Clinton slams tax cuts, budget deficit
Former President Bill Clinton visited Capitol Hill Thursday.
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WASHINGTON (CNN) -- Former President Bill Clinton on Thursday called President Bush's tax cuts a "recipe for disaster" that reversed his economic program, and defended Democratic presidential hopeful John Kerry's record.
Clinton met with Senate Democrats on Capitol Hill for about three hours to discuss the election campaign.
A source inside the meeting said he urged them to do a better job defining the issues, and suggested that they try to frame the debate around tax cuts or security. His comments to the press came as he was leaving the meeting.
Clinton has not endorsed any of the seven Democrats vying for the chance to unseat Bush in November.
But when asked if Kerry, a Massachusetts senator, is too liberal to be the party's standard-bearer, Clinton said Kerry had stood with him to cut back budget deficits at the start of his first year in office.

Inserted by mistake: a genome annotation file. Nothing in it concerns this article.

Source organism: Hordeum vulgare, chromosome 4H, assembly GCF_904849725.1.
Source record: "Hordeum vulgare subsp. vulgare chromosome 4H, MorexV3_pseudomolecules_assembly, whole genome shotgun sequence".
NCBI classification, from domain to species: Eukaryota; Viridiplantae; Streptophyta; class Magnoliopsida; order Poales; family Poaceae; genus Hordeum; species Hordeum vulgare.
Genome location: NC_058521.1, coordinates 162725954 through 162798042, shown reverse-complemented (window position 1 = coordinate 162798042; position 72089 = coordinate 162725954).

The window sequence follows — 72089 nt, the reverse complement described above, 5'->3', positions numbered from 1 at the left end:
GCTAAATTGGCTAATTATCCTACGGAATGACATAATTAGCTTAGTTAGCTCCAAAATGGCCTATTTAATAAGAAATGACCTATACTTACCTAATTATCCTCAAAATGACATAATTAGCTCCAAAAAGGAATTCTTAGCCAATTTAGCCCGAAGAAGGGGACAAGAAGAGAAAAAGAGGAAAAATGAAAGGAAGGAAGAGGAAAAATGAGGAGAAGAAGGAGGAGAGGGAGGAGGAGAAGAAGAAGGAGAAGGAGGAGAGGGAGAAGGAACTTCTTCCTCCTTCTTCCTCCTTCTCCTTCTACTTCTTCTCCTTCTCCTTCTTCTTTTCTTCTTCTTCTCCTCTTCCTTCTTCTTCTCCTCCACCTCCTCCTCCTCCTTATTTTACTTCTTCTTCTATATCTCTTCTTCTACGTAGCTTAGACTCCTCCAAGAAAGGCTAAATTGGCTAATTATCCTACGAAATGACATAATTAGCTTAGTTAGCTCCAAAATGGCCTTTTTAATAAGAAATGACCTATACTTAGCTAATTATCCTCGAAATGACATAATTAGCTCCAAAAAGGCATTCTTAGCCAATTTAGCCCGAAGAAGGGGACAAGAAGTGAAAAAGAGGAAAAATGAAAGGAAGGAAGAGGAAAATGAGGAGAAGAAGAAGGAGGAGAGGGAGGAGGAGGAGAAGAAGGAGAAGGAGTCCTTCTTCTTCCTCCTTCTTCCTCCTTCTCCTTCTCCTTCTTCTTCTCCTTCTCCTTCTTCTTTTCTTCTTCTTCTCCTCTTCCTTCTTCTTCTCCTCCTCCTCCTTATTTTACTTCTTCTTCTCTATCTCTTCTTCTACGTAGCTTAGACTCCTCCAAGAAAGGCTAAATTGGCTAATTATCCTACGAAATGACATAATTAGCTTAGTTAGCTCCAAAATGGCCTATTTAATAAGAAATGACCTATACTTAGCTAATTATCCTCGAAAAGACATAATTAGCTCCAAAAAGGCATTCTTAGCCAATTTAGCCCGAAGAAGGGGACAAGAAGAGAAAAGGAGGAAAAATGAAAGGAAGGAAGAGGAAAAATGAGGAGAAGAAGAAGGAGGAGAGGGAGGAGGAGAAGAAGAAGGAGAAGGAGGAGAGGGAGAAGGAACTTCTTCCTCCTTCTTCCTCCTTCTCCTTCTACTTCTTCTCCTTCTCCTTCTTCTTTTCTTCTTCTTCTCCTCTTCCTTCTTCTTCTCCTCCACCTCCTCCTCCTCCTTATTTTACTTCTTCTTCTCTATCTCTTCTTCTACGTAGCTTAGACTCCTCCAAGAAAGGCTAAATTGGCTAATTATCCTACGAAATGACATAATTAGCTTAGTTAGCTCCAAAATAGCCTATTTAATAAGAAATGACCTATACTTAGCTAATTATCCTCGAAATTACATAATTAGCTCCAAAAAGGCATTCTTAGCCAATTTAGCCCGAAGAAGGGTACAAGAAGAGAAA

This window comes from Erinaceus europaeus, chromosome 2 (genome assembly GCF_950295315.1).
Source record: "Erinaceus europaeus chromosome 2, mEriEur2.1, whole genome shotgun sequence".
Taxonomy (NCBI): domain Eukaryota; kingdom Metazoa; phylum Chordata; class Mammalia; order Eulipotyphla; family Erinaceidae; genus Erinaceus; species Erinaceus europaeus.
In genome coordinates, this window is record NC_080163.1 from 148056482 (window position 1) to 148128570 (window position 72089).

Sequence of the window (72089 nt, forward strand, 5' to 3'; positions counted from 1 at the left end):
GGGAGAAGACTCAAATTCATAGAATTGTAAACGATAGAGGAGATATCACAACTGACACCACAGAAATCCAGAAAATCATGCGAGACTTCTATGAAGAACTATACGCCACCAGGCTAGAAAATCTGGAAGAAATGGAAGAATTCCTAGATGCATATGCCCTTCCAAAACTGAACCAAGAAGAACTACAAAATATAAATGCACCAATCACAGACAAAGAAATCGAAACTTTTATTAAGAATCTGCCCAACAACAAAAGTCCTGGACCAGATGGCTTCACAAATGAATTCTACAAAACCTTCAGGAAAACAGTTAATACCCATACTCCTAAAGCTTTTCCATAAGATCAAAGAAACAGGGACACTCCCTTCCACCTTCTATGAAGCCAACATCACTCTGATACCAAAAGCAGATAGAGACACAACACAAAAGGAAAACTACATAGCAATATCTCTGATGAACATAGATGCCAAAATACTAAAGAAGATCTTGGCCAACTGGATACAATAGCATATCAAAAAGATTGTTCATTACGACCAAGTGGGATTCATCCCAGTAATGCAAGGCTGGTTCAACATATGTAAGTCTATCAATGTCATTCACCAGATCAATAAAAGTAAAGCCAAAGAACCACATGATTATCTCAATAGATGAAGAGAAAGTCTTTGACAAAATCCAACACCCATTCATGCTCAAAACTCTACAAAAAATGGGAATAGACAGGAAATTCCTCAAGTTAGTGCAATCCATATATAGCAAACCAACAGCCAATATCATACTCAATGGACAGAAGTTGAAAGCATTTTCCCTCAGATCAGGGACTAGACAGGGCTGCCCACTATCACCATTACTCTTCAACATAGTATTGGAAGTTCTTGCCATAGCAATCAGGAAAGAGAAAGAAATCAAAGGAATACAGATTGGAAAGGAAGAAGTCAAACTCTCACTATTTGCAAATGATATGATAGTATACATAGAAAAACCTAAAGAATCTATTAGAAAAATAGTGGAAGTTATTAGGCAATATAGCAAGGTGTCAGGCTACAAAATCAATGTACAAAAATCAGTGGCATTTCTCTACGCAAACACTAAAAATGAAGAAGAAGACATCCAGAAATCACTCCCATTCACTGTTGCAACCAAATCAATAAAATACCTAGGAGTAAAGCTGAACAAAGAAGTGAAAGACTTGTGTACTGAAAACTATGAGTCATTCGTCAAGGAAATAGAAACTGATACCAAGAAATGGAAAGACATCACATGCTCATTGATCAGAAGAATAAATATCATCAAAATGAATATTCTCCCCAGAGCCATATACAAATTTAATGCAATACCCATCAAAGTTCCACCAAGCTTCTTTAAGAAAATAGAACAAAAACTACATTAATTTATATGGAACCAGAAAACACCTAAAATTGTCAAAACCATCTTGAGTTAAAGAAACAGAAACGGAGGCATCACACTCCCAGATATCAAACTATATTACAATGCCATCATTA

"I was trying to reverse 12 years of what we've had for the last four -- where we were taxing less and spending more," he said. "It's fun in the short run, but it's a recipe for disaster."
A recent International Monetary Fund report warned that the U.S. budget deficit -- now nearing $500 billion -- will pose "significant risks" for the U.S. and world economy if not curbed.
Clinton's 1993 economic package raised taxes on upper-income Americans and cut spending as a step toward reducing budget deficits, which his economic advisers said were keeping interest rates high.
It passed Congress without a single Republican vote, and Vice President Al Gore had to break a tie in the Senate.
Kerry voted for the package. "We were running this huge deficit, and he was there to help," Clinton said. "So I think he was good on security, good on fiscal responsibility, good on welfare reform."
Kerry has won the first two Democratic contests in Iowa and New Hampshire. But Clinton said the race is far from over, and the Democrats have "got a good field."
"You may know what's going to happen, but I don't," he told reporters. "I like all these people. I admire them. They made a contribution to whatever good I was able to do for the American people, and I'm not going to get involved in it."
CNN's Steve Turnham contributed to this report.